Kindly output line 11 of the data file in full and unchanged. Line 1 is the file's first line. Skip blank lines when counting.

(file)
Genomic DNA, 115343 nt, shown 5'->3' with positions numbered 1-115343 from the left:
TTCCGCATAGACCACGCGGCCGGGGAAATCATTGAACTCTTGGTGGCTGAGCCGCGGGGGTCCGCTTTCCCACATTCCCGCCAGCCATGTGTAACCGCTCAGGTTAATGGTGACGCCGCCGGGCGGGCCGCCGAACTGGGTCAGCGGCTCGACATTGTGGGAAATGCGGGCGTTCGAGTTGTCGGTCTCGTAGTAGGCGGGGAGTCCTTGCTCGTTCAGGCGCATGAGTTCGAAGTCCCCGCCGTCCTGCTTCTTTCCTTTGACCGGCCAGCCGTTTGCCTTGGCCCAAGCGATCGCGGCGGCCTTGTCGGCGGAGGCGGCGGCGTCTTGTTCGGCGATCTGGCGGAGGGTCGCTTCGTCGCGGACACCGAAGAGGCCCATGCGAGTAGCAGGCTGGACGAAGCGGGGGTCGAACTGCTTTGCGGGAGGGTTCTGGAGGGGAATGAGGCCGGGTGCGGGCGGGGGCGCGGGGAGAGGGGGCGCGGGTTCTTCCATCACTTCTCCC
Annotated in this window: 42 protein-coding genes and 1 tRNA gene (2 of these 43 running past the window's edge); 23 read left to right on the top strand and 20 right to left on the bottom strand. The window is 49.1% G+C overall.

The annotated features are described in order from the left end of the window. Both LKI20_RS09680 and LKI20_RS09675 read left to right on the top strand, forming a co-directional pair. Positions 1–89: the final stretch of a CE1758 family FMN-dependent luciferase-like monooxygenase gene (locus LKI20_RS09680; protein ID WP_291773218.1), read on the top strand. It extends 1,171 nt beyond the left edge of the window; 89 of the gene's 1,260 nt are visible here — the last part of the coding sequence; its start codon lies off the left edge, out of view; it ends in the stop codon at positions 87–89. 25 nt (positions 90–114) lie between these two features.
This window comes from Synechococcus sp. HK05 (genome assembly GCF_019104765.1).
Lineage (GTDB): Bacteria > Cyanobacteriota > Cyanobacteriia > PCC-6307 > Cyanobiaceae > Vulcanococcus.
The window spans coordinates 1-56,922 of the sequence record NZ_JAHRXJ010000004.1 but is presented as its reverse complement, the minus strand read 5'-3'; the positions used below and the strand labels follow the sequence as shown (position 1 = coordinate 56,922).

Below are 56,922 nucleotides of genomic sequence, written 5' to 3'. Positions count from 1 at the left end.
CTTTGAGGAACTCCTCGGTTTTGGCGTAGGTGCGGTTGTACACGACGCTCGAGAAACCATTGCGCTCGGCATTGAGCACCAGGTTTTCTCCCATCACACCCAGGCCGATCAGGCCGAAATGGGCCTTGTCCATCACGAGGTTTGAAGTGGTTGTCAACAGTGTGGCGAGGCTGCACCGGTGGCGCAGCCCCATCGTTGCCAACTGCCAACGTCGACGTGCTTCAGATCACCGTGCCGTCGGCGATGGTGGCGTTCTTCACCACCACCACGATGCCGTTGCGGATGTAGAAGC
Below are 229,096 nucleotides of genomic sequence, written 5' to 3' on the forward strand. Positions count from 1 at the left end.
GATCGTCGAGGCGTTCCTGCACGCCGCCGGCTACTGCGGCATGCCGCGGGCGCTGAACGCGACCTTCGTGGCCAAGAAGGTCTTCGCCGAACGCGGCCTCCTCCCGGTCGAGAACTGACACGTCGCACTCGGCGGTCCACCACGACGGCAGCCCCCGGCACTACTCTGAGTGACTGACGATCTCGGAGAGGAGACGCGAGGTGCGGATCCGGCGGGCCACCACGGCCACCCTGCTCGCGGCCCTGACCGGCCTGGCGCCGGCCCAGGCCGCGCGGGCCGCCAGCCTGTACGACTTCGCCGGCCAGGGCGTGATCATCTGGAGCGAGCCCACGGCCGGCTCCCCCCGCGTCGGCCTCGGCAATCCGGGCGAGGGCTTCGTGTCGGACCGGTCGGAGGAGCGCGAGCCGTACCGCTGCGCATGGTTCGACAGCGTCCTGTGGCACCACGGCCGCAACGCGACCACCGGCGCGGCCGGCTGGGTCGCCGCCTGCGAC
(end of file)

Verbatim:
GATCGTCGAGGCGTTCCTGCACGCCGCCGGCTACTGCGGCATGCCGCGGGCGCTGAACGCGACCTTCGTGGCCAAGAAGGTCTTCGCCGAACGCGGCCTCCTCCCGGTCGAGAACTGACACGTCGCACTCGGCGGTCCACCACGACGGCAGCCCCCGGCACTACTCTGAGTGACTGACGATCTCGGAGAGGAGACGCGAGGTGCGGATCCGGCGGGCCACCACGGCCACCCTGCTCGCGGCCCTGACCGGCCTGGCGCCGGCCCAGGCCGCGCGGGCCGCCAGCCTGTACGACTTCGCCGGCCAGGGCGTGATCATCTGGAGCGAGCCCACGGCCGGCTCCCCCCGCGTCGGCCTCGGCAATCCGGGCGAGGGCTTCGTGTCGGACCGGTCGGAGGAGCGCGAGCCGTACCGCTGCGCATGGTTCGACAGCGTCCTGTGGCACCACGGCCGCAACGCGACCACCGGCGCGGCCGGCTGGGTCGCCGCCTGCGAC